The universe has been badly out of balance since March 7, when Charles Murray published an op-ed in the New York Times that I mostly agreed with. Now Murray has published a second op-ed in the Wall Street Journal that I mostly disagree with. God's in his heaven, and all's right with the world.

Both op-eds responded to criticisms of his book Coming Apart, which I reviewed here. The latest one addresses the criticism (raised by nearly every reviewer) that Murray attributed the white working class's current troubles entirely to cultural factors and not at all to economic ones. Murray answers this by stating that between 1960 and 2010 the mean annual earnings of working-class white males age 30 to 49 increased by 11 percent after inflation. "This occurred despite the decline of private-sector unions, globalization, and all the other changes in the labor market." So what are they crying about?

The problem, as Dean Baker points out here, is that Murray chose the wrong baseline year. Working-class wages continued their brisk postwar rise throughout the 1960s and didn't flatten out until 1973. I don't have access to Murray's specific data, but I'm sure they would show that. What I can tell you is that median income for white males rose about 34 percent between 1960 and 1973, then fell about 8 percent between 1973 and 2010 (the last year for which we have income). That's an even more impressive net increase of 26 percent. But sociologists and economists don't fret about what happened to working class males after 1960. They fret about what happened to them after 1973. And basically, what happened is that their wages stagnated (and then fell during the last recession).

So what, I imagine Murray would respond. White working class males still had, factoring in inflation, roughly as much in, say, the pre-recession year of 2007 as they'd had in 1973. (I don't know whether the same can be said of Murray's working-class white cohort age 30 to 49, but let's assume for the sake of argument that it can.) They therefore should have been just as able as before to provide for their families. So you can't blame the breakdown in white working-class social norms--more out-of-wedlock children, etc.--on anything but culture.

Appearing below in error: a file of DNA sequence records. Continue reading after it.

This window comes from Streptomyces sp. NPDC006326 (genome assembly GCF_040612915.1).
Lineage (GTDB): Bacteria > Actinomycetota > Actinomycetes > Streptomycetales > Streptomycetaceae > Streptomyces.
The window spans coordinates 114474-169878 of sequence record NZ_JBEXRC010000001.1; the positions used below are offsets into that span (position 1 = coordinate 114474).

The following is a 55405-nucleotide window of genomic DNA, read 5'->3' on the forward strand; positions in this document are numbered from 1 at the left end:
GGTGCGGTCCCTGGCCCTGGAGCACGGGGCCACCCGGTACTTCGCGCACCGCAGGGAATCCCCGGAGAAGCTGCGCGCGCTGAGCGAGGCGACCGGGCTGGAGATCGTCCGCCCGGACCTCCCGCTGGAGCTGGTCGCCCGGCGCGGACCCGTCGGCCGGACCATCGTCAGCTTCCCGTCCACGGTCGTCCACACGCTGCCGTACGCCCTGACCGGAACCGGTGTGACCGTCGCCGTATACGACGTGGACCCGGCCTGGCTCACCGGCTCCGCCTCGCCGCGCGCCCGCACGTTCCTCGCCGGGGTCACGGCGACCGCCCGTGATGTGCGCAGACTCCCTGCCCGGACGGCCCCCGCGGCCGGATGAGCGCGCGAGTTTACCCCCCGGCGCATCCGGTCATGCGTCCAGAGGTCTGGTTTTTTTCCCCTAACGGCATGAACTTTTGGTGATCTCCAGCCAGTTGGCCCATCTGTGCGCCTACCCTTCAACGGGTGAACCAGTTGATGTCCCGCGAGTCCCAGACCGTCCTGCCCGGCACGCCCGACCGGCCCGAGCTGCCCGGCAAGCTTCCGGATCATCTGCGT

But in fact, you can. I don't dismiss out of hand Murray's claim that women's growing clout in the workforce made marriage less of an economic necessity. I won't even dispute his claim that the sexual revolution made marriage less of a physiological necessity. These surely played some role, too. But if they didn't play a very large role further up the income scale, why would they play a disproportionate role for the working class? How do the affluent and the working class differ? I seem to remember hearing once or twice that the affluent had more ... money.

Everybody's income flattened out after 1973, but after 1979 incomes for the affluent began to rise again while incomes for the middle class did not. This was a new pattern. From the late 1940s until the early 1970s incomes had risen for everyone pretty much in tandem; to the extent the patterns differed, it was the working class that saw its incomes rise faster. Now prosperity resumed for the haute bourgeoisie and the rich but it didn't resume for the white working class. This was demoralizing. Human beings are social creatures, and they compare their lot to that of others. If life is getting better for the quality and it isn't getting better for the hoi polloi, then the hoi polloi won't have an easy time ignoring that. The working class is going to go into debt to try to keep up, and still it won't succeed, but it will screw up the economy as it tries. Or it may engage in the other self-destructive behaviors lovingly catalogued by Murray. What the working class will get from Murray is utter denial that the loss of relative economic standing has any significance at all.

Update, March 19: In a Financial Times interview with Murray published March 9, Edward Luce reports that Murray first got the idea for his reputation-making 1984 book Losing Ground while dining at a Washington restaurant called Al Tiramisu. Luce conducted his interview at Al Tiramisu, and mocks Murray's enthusiasm for its black truffle pasta and Italian varietals ("Mmm, it's like a good Montrachet") even as Murray bemoans the pathologies of the white working class. It's a little bit of a dirty trick, one that would be more forgivable on Luce's part if Al Tiramisu were one of Washington's legendarily expensive hangouts for lobbyists with seven-figure incomes. But it isn't. I've never eaten there, but the menu reveals it to be a moderately upscale Italian restaurant--no Olive Garden, to be sure, but considerably less fancy than many other Italian restaurants in the immediate neighborhood.

And anyway, Murray couldn't have come up with the idea for Losing Ground while dining at Al Tiramisu because the restaurant didn't exist until the 1990s. What Murray probably meant was that he came up with the idea for Losing Ground while dining in its predecessor at that location, another Italian restaurant called Galileo. If that's true, then that makes Luce's irony considerably more piquant than he realizes, because Galileo was a very expensive (and very good) restaurant, the place where a chef of considerable local renown named Roberto Donna ("He was Jose Andres before Jose Andres," according to the Washington Post) made his reputation. Donna was not in the business of giving his delectable concoctions away, and if I were the author of a book about welfare dependency whose thesis came to me while supping at Galileo I would try hard to suppress that information.